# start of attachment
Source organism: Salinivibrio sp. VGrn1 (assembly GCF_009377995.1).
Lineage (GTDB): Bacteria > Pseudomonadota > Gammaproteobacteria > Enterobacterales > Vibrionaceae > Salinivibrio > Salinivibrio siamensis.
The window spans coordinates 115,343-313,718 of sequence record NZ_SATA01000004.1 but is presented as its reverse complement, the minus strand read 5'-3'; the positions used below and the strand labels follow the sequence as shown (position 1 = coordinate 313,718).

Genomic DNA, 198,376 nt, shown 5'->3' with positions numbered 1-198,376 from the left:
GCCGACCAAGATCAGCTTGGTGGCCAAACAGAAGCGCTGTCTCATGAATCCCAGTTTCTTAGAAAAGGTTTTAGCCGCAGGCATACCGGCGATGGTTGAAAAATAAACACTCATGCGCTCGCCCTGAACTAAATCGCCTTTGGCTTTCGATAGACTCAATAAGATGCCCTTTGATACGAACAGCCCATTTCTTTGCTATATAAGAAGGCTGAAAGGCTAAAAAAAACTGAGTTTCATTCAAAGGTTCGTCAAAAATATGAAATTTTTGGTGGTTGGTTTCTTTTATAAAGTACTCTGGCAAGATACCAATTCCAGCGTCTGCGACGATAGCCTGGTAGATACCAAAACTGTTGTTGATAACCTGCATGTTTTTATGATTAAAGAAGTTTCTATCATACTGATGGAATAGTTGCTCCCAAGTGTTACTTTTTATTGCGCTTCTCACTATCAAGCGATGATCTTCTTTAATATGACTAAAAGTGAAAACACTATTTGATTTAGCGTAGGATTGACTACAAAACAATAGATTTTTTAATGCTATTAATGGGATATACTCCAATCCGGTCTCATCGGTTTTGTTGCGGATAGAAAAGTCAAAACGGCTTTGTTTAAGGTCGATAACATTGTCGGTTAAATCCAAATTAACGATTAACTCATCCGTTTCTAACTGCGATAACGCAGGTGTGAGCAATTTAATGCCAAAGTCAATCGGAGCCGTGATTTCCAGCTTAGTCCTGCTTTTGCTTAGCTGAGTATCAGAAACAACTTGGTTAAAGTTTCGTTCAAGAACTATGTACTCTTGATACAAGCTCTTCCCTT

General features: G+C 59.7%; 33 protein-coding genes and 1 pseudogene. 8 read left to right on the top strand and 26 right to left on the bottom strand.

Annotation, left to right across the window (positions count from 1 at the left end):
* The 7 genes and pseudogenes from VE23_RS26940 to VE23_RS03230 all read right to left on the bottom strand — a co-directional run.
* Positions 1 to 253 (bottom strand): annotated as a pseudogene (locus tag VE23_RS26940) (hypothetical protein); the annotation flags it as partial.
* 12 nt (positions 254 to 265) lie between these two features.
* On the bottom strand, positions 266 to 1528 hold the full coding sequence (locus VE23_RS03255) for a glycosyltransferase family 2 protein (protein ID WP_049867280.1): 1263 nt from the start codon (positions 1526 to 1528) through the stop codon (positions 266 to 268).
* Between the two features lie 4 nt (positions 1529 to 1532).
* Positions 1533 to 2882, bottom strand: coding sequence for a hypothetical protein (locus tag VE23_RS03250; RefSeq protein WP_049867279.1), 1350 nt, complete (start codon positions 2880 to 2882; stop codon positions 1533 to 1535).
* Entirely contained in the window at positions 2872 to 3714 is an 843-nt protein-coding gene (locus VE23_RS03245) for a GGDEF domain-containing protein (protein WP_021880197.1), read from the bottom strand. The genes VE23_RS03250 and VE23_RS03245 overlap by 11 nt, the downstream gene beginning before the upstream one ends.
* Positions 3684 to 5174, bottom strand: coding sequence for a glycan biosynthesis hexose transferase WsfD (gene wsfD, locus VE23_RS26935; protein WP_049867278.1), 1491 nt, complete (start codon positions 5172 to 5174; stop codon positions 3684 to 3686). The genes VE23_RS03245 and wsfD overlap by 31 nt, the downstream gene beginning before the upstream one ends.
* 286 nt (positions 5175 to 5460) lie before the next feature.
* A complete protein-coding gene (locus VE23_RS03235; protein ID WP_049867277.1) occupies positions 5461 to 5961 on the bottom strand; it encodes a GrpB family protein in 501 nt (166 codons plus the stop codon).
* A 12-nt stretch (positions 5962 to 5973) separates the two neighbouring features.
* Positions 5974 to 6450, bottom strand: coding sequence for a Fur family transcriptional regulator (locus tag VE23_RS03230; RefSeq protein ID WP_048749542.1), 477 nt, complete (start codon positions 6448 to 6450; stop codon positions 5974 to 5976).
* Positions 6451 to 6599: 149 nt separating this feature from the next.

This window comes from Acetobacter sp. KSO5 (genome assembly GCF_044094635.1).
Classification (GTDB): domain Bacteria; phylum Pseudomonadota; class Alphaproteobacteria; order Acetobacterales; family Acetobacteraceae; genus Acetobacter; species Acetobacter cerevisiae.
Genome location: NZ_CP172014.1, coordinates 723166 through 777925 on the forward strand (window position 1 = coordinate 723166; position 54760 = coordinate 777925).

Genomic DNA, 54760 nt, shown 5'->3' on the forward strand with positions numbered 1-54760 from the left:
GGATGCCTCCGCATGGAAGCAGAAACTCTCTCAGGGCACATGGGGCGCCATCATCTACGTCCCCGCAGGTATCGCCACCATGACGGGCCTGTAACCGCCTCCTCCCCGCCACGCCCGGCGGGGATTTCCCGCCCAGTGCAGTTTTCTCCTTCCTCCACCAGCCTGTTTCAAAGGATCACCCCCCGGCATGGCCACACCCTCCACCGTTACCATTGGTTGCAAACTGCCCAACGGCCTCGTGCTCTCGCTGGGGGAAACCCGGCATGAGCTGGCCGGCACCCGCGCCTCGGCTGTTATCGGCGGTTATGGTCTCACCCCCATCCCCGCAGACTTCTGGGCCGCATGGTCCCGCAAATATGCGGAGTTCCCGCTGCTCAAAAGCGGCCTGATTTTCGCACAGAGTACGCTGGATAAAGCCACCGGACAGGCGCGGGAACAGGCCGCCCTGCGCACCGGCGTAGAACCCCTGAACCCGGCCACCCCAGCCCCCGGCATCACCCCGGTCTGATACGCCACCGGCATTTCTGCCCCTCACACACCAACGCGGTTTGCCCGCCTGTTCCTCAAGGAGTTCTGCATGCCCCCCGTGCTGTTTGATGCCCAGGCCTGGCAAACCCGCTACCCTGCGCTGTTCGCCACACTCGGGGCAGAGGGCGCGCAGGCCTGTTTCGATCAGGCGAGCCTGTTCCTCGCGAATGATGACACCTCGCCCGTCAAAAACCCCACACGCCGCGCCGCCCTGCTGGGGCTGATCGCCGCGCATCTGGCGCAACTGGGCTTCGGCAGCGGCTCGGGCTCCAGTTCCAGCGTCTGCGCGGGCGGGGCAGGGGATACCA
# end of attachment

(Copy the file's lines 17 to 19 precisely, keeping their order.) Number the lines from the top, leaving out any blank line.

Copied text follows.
* A complete protein-coding gene (locus VE23_RS03235; protein ID WP_049867277.1) occupies positions 5461 to 5961 on the bottom strand; it encodes a GrpB family protein in 501 nt (166 codons plus the stop codon).
* A 12-nt stretch (positions 5962 to 5973) separates the two neighbouring features.
* Positions 5974 to 6450, bottom strand: coding sequence for a Fur family transcriptional regulator (locus tag VE23_RS03230; RefSeq protein ID WP_048749542.1), 477 nt, complete (start codon positions 6448 to 6450; stop codon positions 5974 to 5976).